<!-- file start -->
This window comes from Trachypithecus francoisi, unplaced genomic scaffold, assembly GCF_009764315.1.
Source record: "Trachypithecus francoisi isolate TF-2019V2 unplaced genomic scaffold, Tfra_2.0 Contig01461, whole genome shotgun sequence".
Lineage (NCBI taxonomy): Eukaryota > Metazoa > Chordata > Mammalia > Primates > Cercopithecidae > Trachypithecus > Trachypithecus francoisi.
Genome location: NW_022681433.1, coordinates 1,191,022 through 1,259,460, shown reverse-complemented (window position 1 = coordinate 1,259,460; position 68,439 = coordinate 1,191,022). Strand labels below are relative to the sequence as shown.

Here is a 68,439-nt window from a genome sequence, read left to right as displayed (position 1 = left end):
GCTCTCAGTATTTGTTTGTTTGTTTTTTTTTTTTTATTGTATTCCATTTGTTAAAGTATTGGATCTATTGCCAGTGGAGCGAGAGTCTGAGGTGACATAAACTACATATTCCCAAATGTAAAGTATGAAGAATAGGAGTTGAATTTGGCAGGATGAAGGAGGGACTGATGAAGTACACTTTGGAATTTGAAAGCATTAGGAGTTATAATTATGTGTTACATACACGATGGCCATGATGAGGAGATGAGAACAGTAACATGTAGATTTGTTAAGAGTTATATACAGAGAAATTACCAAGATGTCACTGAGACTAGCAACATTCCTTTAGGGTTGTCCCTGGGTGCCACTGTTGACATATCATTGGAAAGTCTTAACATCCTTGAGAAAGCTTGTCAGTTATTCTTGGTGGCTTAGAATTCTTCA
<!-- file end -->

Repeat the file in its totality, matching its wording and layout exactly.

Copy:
This window comes from Trachypithecus francoisi, unplaced genomic scaffold, assembly GCF_009764315.1.
Source record: "Trachypithecus francoisi isolate TF-2019V2 unplaced genomic scaffold, Tfra_2.0 Contig01461, whole genome shotgun sequence".
Lineage (NCBI taxonomy): Eukaryota > Metazoa > Chordata > Mammalia > Primates > Cercopithecidae > Trachypithecus > Trachypithecus francoisi.
Genome location: NW_022681433.1, coordinates 1,191,022 through 1,259,460, shown reverse-complemented (window position 1 = coordinate 1,259,460; position 68,439 = coordinate 1,191,022). Strand labels below are relative to the sequence as shown.

Here is a 68,439-nt window from a genome sequence, read left to right as displayed (position 1 = left end):
GCTCTCAGTATTTGTTTGTTTGTTTTTTTTTTTTTATTGTATTCCATTTGTTAAAGTATTGGATCTATTGCCAGTGGAGCGAGAGTCTGAGGTGACATAAACTACATATTCCCAAATGTAAAGTATGAAGAATAGGAGTTGAATTTGGCAGGATGAAGGAGGGACTGATGAAGTACACTTTGGAATTTGAAAGCATTAGGAGTTATAATTATGTGTTACATACACGATGGCCATGATGAGGAGATGAGAACAGTAACATGTAGATTTGTTAAGAGTTATATACAGAGAAATTACCAAGATGTCACTGAGACTAGCAACATTCCTTTAGGGTTGTCCCTGGGTGCCACTGTTGACATATCATTGGAAAGTCTTAACATCCTTGAGAAAGCTTGTCAGTTATTCTTGGTGGCTTAGAATTCTTCA